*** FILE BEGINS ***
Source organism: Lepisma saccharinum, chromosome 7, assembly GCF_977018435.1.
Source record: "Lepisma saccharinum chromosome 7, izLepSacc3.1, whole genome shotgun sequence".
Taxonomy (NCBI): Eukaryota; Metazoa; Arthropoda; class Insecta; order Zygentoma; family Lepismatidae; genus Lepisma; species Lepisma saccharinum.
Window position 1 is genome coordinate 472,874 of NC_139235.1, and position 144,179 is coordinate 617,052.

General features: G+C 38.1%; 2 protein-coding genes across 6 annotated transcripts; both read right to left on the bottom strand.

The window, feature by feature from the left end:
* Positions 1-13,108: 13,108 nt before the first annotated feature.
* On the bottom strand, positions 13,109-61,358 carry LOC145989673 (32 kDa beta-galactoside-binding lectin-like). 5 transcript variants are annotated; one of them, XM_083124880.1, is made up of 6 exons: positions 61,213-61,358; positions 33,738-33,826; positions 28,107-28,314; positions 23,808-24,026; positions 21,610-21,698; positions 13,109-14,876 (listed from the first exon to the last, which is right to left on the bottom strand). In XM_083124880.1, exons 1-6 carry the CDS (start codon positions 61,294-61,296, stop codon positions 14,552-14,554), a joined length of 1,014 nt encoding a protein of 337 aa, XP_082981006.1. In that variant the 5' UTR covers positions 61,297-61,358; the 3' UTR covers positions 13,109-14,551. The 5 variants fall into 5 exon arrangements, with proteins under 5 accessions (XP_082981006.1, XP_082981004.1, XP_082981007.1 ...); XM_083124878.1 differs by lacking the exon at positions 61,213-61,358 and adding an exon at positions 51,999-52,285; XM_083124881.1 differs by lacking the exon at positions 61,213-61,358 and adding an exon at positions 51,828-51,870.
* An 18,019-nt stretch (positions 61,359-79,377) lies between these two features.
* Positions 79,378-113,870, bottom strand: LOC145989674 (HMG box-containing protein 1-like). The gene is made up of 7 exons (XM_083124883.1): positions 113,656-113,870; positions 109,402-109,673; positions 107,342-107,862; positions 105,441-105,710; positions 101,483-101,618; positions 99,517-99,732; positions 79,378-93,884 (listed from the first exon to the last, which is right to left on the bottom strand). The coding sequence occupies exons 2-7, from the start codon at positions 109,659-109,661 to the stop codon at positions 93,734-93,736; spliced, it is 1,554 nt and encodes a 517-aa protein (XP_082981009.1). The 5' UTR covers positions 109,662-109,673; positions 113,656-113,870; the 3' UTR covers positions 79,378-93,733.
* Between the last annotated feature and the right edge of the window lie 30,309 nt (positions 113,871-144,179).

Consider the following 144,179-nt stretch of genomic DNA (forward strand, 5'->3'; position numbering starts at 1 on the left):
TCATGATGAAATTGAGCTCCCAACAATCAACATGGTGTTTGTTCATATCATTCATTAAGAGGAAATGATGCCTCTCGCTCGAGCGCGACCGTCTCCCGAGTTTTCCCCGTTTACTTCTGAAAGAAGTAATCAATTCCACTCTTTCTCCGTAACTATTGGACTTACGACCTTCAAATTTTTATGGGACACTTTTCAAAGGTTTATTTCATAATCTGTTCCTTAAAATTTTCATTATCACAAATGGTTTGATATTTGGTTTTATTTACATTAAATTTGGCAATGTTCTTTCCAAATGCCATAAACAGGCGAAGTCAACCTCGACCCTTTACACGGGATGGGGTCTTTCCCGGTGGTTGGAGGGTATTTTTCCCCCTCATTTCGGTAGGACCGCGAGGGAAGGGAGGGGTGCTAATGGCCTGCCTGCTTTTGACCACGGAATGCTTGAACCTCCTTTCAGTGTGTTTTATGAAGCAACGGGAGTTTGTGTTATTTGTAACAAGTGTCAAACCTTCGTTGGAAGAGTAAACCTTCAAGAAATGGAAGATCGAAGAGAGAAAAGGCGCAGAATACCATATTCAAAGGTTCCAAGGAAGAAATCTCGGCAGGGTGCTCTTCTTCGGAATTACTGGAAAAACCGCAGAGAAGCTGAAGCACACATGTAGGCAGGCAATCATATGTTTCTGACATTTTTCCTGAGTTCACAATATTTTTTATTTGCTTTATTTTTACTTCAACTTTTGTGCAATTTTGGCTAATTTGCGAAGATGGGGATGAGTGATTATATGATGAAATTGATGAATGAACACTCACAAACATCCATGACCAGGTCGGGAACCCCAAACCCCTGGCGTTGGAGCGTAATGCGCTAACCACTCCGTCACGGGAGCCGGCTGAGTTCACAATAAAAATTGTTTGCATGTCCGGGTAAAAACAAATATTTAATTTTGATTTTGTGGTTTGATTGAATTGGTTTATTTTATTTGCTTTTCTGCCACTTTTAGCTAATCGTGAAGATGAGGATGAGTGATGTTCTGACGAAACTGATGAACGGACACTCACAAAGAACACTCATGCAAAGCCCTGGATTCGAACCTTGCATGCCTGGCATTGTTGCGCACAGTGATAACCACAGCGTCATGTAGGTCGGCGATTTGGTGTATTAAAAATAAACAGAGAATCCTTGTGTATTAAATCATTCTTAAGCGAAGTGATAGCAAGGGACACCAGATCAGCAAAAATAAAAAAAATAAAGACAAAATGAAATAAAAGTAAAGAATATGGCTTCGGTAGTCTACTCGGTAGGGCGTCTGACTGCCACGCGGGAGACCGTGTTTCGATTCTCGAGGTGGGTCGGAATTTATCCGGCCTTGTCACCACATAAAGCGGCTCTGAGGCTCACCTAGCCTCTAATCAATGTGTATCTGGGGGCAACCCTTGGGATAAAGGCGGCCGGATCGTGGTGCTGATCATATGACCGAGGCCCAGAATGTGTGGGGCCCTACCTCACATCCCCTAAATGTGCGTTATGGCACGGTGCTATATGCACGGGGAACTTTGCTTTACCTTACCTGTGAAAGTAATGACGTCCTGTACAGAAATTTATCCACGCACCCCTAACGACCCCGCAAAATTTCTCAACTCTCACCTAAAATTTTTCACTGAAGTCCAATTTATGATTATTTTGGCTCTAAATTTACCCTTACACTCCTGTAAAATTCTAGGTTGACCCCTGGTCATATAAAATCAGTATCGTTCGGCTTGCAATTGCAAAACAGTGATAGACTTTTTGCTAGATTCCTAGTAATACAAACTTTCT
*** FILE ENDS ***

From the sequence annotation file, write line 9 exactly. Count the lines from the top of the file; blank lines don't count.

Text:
* An 18,019-nt stretch (positions 61,359-79,377) lies between these two features.